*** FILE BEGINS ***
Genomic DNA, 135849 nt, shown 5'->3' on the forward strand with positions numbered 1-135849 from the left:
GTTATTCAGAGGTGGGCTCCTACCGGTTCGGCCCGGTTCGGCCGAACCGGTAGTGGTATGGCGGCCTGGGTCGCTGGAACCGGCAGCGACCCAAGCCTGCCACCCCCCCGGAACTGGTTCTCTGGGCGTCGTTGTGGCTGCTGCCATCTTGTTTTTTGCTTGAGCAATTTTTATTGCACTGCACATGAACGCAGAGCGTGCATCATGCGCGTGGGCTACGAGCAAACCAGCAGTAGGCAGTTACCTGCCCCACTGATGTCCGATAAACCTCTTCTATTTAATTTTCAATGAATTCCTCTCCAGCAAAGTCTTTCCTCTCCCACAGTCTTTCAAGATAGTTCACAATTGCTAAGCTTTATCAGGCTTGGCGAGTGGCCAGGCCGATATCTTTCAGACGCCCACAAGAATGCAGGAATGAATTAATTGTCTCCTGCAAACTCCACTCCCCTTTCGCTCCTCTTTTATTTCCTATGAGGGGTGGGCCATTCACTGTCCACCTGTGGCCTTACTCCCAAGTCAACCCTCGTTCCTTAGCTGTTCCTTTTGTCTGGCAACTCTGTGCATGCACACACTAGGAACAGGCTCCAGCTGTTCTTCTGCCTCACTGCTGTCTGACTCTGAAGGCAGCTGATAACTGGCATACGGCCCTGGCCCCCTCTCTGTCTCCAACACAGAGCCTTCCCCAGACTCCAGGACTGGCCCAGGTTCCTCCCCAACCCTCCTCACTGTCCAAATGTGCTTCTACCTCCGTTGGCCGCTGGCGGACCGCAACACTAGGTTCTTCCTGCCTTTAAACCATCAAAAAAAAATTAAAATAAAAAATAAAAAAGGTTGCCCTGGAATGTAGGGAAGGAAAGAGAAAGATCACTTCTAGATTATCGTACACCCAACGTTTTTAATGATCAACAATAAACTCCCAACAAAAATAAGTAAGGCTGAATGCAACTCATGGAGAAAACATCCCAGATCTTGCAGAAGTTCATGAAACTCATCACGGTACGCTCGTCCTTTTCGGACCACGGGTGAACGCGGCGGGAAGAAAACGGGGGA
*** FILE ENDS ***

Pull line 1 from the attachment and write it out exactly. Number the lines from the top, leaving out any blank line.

Genomic DNA, 135849 nt, shown 5'->3' on the forward strand with positions numbered 1-135849 from the left: